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Circular motion

  1. Sep 1, 2007 #1
    1. The problem statement, all variables and given/known data

    car is on a horizontal circular track of 80m radius and car starts from rest to 100km/h in 10 seconds. what's the magnitude a of ttotal acceleration of the car 8 seconds after start?


    2. Relevant equations

    normal acceleration = v^2/r

    3. The attempt at a solution

    convert v to m/s and r = 80. then i found normal acc.

    i just have no clue on how to do this...class notes and book reading dont help me at all.
    what are things i need to consider?
    thank you
     
  2. jcsd
  3. Sep 1, 2007 #2
    there are two accelerations:
    tangential, and normal.

    dividing this problem into two parts might help you.
     
  4. Sep 1, 2007 #3
    tangential is what's messing me up...
    books says it's equal to v with dot above it (derivative)
    or also equal to r*theta(with dot above as well)

    i dont get what they actually mean or how to get it...
     
  5. Sep 1, 2007 #4
    well, I am assuming here that tangential a is uniform.
    Just ignore them, I guess you really don't have an equation to differentiate.

    just use that simple for: a = vf-vi/t
    10 seconds, and assume that it's same for 8 seconds.

    I am pretty sure that this would be correct
     
  6. Sep 1, 2007 #5
    well initial velocity is 0 and vf is the 250/9 m/s...
    if i do 250/9 divide by 10 i get...2.78m/s^2 but answer is 6.77m/s^2
    :(

    [​IMG]

    here's the actual problem
     
    Last edited: Sep 1, 2007
  7. Sep 1, 2007 #6

    hage567

    User Avatar
    Homework Helper

    Yes, you have found the acceleration. But the velocity that you use in the a = v^2/r equation must be the velocity of the car at t = 8 s, NOT at t =10 s, or Vf. You must use the acceleration you just found to find the velocity of the car at t = 8 s.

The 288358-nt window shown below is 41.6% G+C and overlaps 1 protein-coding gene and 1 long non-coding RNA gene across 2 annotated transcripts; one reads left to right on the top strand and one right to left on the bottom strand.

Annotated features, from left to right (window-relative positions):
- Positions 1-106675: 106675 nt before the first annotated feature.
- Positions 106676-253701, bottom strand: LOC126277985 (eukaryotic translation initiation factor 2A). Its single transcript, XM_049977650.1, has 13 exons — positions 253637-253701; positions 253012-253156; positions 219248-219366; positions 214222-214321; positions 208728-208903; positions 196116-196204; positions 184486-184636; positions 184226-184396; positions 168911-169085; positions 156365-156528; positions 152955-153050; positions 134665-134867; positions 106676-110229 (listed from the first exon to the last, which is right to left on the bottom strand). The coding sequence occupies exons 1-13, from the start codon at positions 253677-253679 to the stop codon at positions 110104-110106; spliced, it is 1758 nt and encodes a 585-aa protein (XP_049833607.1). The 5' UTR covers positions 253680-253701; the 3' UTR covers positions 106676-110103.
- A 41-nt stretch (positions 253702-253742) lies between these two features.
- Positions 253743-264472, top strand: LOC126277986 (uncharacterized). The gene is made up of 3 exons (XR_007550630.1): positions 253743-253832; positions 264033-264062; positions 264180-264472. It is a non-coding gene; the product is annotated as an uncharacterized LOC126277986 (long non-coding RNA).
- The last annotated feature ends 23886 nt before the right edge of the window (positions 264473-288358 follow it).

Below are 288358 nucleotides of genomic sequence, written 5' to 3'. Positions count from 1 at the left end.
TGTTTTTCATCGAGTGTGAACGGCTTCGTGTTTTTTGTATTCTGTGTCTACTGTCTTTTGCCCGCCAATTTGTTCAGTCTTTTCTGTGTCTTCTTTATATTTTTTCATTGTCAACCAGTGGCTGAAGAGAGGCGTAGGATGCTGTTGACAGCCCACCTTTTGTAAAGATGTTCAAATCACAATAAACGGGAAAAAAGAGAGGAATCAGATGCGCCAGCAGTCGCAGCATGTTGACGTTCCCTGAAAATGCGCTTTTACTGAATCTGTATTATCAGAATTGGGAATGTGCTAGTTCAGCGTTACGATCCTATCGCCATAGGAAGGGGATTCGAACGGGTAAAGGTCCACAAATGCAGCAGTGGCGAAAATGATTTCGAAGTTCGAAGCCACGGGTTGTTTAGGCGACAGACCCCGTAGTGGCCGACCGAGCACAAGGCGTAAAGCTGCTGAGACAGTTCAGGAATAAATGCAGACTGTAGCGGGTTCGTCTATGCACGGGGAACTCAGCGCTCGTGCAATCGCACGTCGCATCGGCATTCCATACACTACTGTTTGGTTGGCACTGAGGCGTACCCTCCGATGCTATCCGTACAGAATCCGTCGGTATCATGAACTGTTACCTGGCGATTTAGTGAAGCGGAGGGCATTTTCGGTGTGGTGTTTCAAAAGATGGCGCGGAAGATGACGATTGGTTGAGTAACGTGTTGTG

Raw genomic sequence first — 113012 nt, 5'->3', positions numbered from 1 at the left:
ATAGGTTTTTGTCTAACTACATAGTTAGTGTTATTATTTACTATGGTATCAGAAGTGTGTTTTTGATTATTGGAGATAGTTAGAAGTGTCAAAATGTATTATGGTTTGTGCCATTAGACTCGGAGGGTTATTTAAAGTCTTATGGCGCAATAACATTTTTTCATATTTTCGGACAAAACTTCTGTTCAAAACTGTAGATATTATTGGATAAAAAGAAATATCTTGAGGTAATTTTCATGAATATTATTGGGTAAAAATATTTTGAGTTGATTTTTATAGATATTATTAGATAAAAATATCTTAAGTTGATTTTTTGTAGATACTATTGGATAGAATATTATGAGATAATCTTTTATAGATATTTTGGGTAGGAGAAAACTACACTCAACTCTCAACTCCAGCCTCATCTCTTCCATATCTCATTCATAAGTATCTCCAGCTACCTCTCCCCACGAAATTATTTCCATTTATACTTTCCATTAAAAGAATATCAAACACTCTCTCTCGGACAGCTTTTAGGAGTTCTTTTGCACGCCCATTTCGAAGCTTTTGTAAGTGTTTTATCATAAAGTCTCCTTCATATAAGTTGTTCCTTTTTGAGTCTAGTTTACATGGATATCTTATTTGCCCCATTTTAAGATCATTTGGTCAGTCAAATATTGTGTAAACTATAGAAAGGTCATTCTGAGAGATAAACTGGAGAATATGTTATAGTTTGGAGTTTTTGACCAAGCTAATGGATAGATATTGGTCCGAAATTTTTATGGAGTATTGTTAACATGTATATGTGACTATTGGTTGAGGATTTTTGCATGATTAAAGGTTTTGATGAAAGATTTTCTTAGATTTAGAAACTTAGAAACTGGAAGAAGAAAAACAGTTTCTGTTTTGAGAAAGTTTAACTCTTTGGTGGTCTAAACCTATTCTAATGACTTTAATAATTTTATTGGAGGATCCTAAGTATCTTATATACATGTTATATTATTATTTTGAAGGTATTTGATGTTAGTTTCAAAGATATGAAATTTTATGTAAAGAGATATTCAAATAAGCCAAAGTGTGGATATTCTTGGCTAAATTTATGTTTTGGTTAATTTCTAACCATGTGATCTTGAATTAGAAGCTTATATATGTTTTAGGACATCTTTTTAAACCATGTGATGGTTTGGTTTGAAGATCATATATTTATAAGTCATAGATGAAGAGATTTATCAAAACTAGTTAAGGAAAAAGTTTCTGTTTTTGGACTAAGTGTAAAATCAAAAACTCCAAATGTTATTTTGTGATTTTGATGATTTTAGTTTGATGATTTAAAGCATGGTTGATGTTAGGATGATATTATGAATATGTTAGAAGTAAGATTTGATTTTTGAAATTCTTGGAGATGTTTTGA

Also, the total acceleration is the vector sum of the tangential and centripetal accelerations.
     
  8. Sep 1, 2007 #7
    well can i use v = vo+at ? considering that a is constant and vo is zero(?)
    how can you use vector to do this problem...i dont know how to set up the vector...
    no coords :(

    [edit] well i can sum up and get final vectors i think...only problem is how to get normal acc. and tang acc. in vector form...
     
    Last edited: Sep 1, 2007
  9. Sep 1, 2007 #8
    alright, here's what i have...

    v = vo + at (given that vo = 0, v = 100km/h, t = 10)

    i get 2.78m/s^2 as acceleration.

    v = vo+2.78t (given that vo=0, t = 8)

    i get v = 22.2m/s^2

    an = v^2/r (given that v = 22.2 and r = 80)

    i get an = 6.17m/s^2 and it should be NEGATIVE.

    for the vector sum up part...since they are perpendicular to each other, i just find magnitude of two acceleration which is...

    sqrt(((-6.17)^2)+(2.78^2)) = 6.77m/s^2

    answer is right but just confirming if this is how i should do it.

    thank you so much!
     
    Last edited: Sep 1, 2007
  10. Sep 2, 2007 #9

    learningphysics

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    Homework Helper

    Yes, that looks right to me.
     
  11. Sep 2, 2007 #10
    ok thank you very much :)
     
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